The material in this blogpost comes from:
• My Photoshop book called “Not Just Another Photoshop Book”
• And, my Small Group Workshop called “The Power of Layer Masks in Photoshop”
There is incredible power in being able to work on your image in Photoshop “globally” (the whole image), as well as “locally” (just part of your image). Being able to localize your image adjustments is the digital post-processing equivalent of the legendary Ansel Adams’ & Fred Archers’ photographic Zone System – see this post for more as it relates to Photoshop: https://blog.main.wattsdigital.com/using-zones-in-photoshop/
• This is Part 1 of what will be a multi-part series of blogposts on Layer Masks. Each post will be short and sweet, and focused on just one aspect of Layer Masks – given in bite-size pieces, if you will.
• For Part 2, see the link near the bottom …
So, what’s a Layer Mask, and why do I need it?
• Layer Masks give you the ability to make adjustments to your image locally, not just globally, by hiding or revealing portions of your adjustment – you can pinpoint specific areas to change.
• What “adjustments” can you localize? Virtually anything you can do in Photoshop, such as contrast, color, brightness, sharpness, etc.
• You don’t visually “see” a Layer Mask in your final output, only the results – it’s invisible, and works in the background.
Part 1: Let’s focus on one key component in working with Layer Masks – – Adjustment Layers
Think of Adjustment Layers as “clear plastic overlays” that are stacked and sandwiched on top of your original image, with each Layer giving you the “global” or “local” ability to control an adjustment to your image. They’re depicted two-dimensionally in the Layers Panel (see the pic and more below).
Local vs Global Adjustments
One of the main purposes of Adjustment Layers is to allow you to make adjustments to your image, both globally and locally, basically in a non-destructive manner. This is one of the more powerful features in Photoshop. By the way, “destructive” is defined as causing pixelization and posterization to your digital image, resulting in loss of critical information.
In addition to “global” control, you can define what areas to “localize” by shaping your Layer Mask Thumbnail (part of an adjustment layer, see below) using Selections, such as the Magic Wand Tool, Brush Tool, etc (discussed in future blogposts).
So, what’s in an adjustment layer?
• Layer Visibility (this turns the Layer on & off)
• Adjustment Icon (Levels adjustment layer shown below)
• Link (generally, leave this alone)
• Layer Mask Thumbnail (white by default)
• Layer Name (double click to change, if desired)
• Keep in mind: you don’t visually “see” a Layer Mask in your final output, only the results – and the Layer Mask Thumbnail is one of the ways where you can both “see” & “shape” the Layer Mask in Photoshop.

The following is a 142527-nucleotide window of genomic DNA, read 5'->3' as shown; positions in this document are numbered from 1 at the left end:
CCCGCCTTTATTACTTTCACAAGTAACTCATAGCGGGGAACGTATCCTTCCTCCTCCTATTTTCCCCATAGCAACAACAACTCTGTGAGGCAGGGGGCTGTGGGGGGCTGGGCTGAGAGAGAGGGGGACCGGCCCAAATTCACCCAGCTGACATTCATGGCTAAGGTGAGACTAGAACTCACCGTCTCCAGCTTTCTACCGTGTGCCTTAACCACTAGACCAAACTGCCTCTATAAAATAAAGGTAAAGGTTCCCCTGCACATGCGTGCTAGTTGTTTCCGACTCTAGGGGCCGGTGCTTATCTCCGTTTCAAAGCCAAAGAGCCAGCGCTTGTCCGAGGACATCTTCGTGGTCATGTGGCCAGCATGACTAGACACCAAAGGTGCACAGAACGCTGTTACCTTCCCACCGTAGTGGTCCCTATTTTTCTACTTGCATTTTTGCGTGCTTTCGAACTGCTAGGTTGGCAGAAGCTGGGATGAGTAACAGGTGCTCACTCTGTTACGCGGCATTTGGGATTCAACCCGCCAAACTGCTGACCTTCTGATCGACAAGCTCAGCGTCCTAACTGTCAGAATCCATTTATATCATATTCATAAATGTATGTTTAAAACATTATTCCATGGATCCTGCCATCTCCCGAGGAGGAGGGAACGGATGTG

When you see the color BLACK in a Layer Mask Thumbnail, it “hides” the effects of the Adjustment Layer – conversely, the color WHITE “reveals” the effects of the Adjustment Layer (this point will make more sense later).
Where to Find:
You work with adjustment layers in the Layers Panel (discussed extensively in my Book & Meetups). If you set your workspace up as suggested in my blogpost here (with video), then your Layers Panel will be near the bottom right-hand corner of your workspace.
The Layers Panel is where you’ll manage all of your Layers, including Adjustment Layers. Think of this as a 2-dimensional side-view of your original image (the Background Layer), with your layers (“clear plastic overlays”) stacked & sandwiched on top of it.
In the image to the right are examples of Adjustment Layers that you’ll use regularly, as shown in the Layers Panel, with no “shaping” of a Layer Mask (remember, “white reveals, black hides”)
To create an Adjustment Layer (in your Layers Panel)
– – 2 ways:
• Click on the “New Adjustment Layer” button at the bottom of the Layers Panel (the faux Yin-Yang” button), and choose the desired adjustment from the drop-down list.
• You can also go to the Adjustments Panel (one of my recommended Workspace Panels, shown here, with video) and choose your desired Adjustment Layer from the icons – see the pic to the right.
In the next Quick Tip in this series: Layer Mask Concepts & Basics, Part 2 – Two Critical Workspace Panels for working with Layer Masks: https://blog.main.wattsdigital.com/photoshop-layer-mask-concepts-basics-part-2/
And don’t forget: the material in this blogpost is from one of my Small Group Workshops called “The Power of Layer Masks in Photoshop” – they’re live, online & available nationwide:
• AVAILABLE NATIONWIDE – for more on my free live & online Photoshop Meetups, click here:
• More Photoshop videos at my YouTube Channel:
• Was this information helpful?
• By the way, this is all based on my Photoshop book designed for photographers, “Not just another Photoshop Book”, available exclusively on Amazon:
Questions? Please contact me – also, feel free to comment and forward this to your photography friends!
Thx again, and cheers,
John Watts 🙂